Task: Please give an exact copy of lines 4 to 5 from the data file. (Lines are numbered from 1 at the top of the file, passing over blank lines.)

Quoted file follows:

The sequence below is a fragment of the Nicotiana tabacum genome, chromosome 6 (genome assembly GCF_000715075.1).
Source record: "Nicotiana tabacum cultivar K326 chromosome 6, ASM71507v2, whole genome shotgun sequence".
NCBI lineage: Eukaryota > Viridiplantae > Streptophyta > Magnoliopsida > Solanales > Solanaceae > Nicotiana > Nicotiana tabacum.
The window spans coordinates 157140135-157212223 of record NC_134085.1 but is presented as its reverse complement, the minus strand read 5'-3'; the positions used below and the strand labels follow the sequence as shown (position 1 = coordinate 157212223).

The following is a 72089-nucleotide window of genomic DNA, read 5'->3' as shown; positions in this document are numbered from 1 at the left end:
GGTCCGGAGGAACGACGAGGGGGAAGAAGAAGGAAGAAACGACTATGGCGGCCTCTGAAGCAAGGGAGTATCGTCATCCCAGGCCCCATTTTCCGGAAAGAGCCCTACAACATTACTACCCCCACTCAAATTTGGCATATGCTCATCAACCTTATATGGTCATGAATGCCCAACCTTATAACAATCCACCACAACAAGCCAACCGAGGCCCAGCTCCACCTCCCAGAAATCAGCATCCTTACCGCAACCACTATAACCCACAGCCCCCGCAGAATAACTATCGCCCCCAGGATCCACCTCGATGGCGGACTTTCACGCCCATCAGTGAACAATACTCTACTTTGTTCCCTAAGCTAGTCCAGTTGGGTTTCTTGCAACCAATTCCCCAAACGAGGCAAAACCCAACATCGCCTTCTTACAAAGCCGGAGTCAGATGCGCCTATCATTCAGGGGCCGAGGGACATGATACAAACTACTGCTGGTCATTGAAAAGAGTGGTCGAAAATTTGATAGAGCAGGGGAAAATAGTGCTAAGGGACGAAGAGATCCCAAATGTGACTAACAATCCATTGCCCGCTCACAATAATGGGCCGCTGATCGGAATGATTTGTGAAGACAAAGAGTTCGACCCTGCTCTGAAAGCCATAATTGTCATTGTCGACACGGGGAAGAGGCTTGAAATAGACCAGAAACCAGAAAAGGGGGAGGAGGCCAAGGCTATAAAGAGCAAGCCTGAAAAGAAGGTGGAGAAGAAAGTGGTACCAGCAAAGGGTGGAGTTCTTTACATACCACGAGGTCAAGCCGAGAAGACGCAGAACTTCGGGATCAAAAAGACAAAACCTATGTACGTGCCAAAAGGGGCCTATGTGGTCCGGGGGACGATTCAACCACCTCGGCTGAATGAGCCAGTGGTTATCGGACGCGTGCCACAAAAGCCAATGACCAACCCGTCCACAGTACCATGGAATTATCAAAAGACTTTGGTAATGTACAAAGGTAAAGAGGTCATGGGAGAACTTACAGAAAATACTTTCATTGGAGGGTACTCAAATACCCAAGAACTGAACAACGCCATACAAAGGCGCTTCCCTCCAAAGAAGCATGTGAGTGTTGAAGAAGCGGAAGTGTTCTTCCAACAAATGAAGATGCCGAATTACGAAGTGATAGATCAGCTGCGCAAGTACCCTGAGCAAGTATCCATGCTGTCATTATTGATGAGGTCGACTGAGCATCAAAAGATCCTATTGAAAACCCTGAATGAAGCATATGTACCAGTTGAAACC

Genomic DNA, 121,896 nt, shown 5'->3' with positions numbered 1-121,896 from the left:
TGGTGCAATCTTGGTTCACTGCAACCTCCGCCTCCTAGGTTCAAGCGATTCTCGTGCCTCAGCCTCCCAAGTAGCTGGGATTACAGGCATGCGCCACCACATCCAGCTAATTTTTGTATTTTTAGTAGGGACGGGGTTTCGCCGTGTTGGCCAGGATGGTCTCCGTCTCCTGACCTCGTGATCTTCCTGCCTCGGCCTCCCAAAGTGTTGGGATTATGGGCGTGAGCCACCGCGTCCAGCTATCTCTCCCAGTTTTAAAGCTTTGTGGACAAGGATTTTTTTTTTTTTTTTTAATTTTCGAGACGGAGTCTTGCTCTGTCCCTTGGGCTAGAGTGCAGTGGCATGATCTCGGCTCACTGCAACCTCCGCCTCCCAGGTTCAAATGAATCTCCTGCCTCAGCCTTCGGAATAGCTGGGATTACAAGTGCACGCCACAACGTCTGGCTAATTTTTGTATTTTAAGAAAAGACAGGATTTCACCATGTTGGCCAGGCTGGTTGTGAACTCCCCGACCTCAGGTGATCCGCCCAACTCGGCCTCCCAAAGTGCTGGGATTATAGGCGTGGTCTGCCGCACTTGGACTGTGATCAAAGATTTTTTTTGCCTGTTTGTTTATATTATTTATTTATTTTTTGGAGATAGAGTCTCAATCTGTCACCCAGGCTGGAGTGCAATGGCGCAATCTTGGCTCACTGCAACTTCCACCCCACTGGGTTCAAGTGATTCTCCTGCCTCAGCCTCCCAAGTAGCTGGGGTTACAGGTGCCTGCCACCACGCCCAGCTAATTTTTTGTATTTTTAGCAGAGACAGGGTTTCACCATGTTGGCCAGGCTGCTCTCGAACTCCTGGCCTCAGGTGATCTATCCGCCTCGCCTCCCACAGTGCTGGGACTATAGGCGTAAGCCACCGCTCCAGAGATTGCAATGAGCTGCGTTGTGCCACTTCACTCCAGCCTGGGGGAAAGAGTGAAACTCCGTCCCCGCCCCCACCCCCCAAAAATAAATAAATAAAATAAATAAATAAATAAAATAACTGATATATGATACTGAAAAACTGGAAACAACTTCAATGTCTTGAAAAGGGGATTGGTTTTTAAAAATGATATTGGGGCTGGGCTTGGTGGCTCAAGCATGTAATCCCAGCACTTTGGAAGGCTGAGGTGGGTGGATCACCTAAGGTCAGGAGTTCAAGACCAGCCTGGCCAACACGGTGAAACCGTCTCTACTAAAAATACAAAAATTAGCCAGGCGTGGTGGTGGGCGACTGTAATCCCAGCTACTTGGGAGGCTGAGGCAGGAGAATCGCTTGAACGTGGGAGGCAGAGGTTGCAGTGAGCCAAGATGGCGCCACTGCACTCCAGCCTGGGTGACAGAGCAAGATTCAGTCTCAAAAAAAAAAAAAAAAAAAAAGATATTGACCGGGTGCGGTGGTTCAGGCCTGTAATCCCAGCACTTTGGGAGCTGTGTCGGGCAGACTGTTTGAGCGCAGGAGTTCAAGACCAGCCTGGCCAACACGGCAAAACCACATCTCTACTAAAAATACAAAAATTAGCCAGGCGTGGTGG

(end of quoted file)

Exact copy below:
The window spans coordinates 157140135-157212223 of record NC_134085.1 but is presented as its reverse complement, the minus strand read 5'-3'; the positions used below and the strand labels follow the sequence as shown (position 1 = coordinate 157212223).

The following is a 72089-nucleotide window of genomic DNA, read 5'->3' as shown; positions in this document are numbered from 1 at the left end: